The Thing (2011)
Directed by: Matthijs van Heijningen Jr.
Written by: Eric Heisserer, John W. Campbell Jr.
Starring: Adewale Akinnuoye-Agbaje, Jan Gunnar Røise, Joel Edgerton, Jørgen Langhelle, Mary Elizabeth Winstead, Ulrich Thomsen
DIRECTED BY:Matthis van Heijningen Jr.
WRITTEN BY:Eric Heisserer
STARRING:Mary Elizabeth Winstead, Jowl Edgerton, Ulrich Thomsen, Adewale Akinnuoye-Agbaje
RUNNING TIME:103 mins
DISTRIBUTED BY:Universal Pictures
REVIEWED BY:Dr Lenera, Official HCF Critic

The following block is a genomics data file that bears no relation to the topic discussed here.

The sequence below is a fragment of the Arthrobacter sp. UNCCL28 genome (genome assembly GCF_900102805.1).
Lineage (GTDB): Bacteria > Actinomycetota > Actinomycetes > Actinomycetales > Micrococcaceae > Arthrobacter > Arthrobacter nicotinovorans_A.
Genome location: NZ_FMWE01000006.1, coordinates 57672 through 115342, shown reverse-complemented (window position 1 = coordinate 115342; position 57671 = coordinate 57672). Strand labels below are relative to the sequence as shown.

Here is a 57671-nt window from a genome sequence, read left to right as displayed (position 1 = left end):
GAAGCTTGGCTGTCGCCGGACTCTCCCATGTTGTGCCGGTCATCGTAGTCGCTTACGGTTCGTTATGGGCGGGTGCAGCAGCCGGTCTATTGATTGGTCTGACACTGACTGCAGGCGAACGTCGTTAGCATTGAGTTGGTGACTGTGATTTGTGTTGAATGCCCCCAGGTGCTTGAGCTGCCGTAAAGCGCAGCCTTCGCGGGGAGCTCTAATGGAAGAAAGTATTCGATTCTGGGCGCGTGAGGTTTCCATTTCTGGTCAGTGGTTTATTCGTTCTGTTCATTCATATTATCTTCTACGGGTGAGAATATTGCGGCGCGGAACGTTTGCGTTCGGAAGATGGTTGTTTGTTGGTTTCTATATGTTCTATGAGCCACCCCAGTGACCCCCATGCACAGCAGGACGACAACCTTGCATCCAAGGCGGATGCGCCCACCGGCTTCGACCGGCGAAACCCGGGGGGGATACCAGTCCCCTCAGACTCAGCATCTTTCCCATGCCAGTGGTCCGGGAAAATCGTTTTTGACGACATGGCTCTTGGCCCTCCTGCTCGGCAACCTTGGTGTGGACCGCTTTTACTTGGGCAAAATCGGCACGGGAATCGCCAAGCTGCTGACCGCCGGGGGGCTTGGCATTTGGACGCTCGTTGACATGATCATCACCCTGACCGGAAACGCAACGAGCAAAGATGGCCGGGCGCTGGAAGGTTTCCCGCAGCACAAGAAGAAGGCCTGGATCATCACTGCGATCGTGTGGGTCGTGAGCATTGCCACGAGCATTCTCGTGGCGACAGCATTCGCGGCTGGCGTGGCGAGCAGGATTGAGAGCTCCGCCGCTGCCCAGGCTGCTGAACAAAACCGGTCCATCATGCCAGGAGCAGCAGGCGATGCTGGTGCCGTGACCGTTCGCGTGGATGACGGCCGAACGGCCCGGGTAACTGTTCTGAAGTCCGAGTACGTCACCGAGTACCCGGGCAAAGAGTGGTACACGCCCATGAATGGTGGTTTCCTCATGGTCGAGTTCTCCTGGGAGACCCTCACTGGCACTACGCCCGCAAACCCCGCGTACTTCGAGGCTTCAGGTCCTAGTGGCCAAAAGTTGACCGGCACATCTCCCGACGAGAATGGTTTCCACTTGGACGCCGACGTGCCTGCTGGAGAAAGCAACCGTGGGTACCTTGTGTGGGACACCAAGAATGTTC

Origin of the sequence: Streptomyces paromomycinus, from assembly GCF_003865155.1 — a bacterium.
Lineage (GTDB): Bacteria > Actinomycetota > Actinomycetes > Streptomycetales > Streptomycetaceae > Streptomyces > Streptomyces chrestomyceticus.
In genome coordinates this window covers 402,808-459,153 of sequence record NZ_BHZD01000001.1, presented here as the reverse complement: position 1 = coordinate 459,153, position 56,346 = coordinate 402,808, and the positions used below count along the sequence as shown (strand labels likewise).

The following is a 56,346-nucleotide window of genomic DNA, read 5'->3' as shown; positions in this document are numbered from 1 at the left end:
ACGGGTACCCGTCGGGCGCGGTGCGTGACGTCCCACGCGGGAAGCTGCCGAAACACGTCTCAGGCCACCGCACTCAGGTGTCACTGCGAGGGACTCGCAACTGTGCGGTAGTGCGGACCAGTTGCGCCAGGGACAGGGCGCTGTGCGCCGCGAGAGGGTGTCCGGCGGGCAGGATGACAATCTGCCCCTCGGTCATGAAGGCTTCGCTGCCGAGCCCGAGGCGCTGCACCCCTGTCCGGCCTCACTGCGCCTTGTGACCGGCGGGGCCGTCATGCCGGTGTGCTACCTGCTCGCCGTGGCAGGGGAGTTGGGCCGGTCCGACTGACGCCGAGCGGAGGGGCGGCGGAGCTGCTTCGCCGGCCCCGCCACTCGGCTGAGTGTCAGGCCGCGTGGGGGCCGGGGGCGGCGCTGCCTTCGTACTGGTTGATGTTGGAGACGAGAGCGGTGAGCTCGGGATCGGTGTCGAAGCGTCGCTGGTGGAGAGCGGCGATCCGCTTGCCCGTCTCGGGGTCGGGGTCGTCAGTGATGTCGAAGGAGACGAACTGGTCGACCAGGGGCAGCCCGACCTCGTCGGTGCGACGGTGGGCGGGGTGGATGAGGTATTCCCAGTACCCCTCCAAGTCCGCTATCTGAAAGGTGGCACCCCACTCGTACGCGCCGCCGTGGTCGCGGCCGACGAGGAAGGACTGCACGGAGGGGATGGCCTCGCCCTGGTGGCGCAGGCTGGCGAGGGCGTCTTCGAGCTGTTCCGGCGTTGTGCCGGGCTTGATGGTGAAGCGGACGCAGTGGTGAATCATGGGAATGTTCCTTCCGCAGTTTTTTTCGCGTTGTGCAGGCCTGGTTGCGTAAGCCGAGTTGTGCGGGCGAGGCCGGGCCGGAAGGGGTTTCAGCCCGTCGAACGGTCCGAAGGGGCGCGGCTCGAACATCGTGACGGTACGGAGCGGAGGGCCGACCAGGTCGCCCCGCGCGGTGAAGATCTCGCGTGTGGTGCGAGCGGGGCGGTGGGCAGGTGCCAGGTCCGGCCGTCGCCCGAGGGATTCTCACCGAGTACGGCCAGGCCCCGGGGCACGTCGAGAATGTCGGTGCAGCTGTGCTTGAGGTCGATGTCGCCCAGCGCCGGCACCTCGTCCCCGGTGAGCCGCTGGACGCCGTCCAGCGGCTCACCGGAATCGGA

Antarctica, 1982. Three Norwegian scientists are in a snow cat are following a signal when a crack in the snow causes the vehicle to fall into a fissure in the ice and gets wedged. The lights from the snow cat reveal a spaceship. Palaeontologist Kate Lloyd is asked to go to Antarctica to assist, and travels with her colleague Adam Finch to the remote Norwegian camp. There, she is shown an organism frozen in ice. Against her wishes, a tissue sample is taken and, while the group is partying, reveals it is from an alien. The ice thaws out and the camp’s dog is agitated and wants to get out of his cage. Two of the team visit the ice block and just about see something escaping. The dog kennel is discovered to have no dog, just some fur and lots of blood. A terrifying monster is around, one that can replicate human beings…..